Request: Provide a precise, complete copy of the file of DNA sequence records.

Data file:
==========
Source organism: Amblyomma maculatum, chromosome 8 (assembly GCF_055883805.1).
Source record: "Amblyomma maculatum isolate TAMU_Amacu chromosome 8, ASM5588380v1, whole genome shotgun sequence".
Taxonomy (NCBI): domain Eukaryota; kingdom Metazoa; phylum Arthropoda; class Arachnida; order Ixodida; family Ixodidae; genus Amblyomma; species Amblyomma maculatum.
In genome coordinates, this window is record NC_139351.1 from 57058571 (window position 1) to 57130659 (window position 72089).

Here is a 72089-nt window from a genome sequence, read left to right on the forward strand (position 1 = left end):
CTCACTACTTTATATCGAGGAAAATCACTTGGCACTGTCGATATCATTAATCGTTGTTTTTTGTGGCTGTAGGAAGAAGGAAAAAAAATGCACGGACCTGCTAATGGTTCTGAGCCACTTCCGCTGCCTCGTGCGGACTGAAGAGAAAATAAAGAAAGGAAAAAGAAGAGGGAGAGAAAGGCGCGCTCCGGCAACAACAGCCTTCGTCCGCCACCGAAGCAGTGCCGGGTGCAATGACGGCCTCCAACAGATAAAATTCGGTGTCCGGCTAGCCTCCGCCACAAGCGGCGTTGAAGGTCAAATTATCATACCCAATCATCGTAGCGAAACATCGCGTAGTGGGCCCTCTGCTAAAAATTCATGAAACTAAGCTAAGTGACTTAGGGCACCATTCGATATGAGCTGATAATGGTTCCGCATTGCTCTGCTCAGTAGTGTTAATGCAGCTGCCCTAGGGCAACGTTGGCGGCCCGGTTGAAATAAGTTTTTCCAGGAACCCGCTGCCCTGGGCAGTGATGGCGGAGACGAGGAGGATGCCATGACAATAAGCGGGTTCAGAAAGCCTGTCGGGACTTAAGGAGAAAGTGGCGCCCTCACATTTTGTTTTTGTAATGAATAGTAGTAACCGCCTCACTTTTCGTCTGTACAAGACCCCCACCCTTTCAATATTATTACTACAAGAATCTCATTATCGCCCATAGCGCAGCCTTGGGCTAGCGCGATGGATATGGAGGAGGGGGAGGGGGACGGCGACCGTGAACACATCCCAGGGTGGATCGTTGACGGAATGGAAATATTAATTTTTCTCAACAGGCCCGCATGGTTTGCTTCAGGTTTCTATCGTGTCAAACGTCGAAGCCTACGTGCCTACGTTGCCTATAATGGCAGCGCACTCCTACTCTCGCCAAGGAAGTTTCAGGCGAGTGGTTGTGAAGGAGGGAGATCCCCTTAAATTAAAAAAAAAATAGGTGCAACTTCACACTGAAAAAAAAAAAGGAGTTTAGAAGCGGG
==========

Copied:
Source organism: Amblyomma maculatum, chromosome 8 (assembly GCF_055883805.1).
Source record: "Amblyomma maculatum isolate TAMU_Amacu chromosome 8, ASM5588380v1, whole genome shotgun sequence".
Taxonomy (NCBI): domain Eukaryota; kingdom Metazoa; phylum Arthropoda; class Arachnida; order Ixodida; family Ixodidae; genus Amblyomma; species Amblyomma maculatum.
In genome coordinates, this window is record NC_139351.1 from 57058571 (window position 1) to 57130659 (window position 72089).

Here is a 72089-nt window from a genome sequence, read left to right on the forward strand (position 1 = left end):
CTCACTACTTTATATCGAGGAAAATCACTTGGCACTGTCGATATCATTAATCGTTGTTTTTTGTGGCTGTAGGAAGAAGGAAAAAAAATGCACGGACCTGCTAATGGTTCTGAGCCACTTCCGCTGCCTCGTGCGGACTGAAGAGAAAATAAAGAAAGGAAAAAGAAGAGGGAGAGAAAGGCGCGCTCCGGCAACAACAGCCTTCGTCCGCCACCGAAGCAGTGCCGGGTGCAATGACGGCCTCCAACAGATAAAATTCGGTGTCCGGCTAGCCTCCGCCACAAGCGGCGTTGAAGGTCAAATTATCATACCCAATCATCGTAGCGAAACATCGCGTAGTGGGCCCTCTGCTAAAAATTCATGAAACTAAGCTAAGTGACTTAGGGCACCATTCGATATGAGCTGATAATGGTTCCGCATTGCTCTGCTCAGTAGTGTTAATGCAGCTGCCCTAGGGCAACGTTGGCGGCCCGGTTGAAATAAGTTTTTCCAGGAACCCGCTGCCCTGGGCAGTGATGGCGGAGACGAGGAGGATGCCATGACAATAAGCGGGTTCAGAAAGCCTGTCGGGACTTAAGGAGAAAGTGGCGCCCTCACATTTTGTTTTTGTAATGAATAGTAGTAACCGCCTCACTTTTCGTCTGTACAAGACCCCCACCCTTTCAATATTATTACTACAAGAATCTCATTATCGCCCATAGCGCAGCCTTGGGCTAGCGCGATGGATATGGAGGAGGGGGAGGGGGACGGCGACCGTGAACACATCCCAGGGTGGATCGTTGACGGAATGGAAATATTAATTTTTCTCAACAGGCCCGCATGGTTTGCTTCAGGTTTCTATCGTGTCAAACGTCGAAGCCTACGTGCCTACGTTGCCTATAATGGCAGCGCACTCCTACTCTCGCCAAGGAAGTTTCAGGCGAGTGGTTGTGAAGGAGGGAGATCCCCTTAAATTAAAAAAAAAATAGGTGCAACTTCACACTGAAAAAAAAAAAGGAGTTTAGAAGCGGG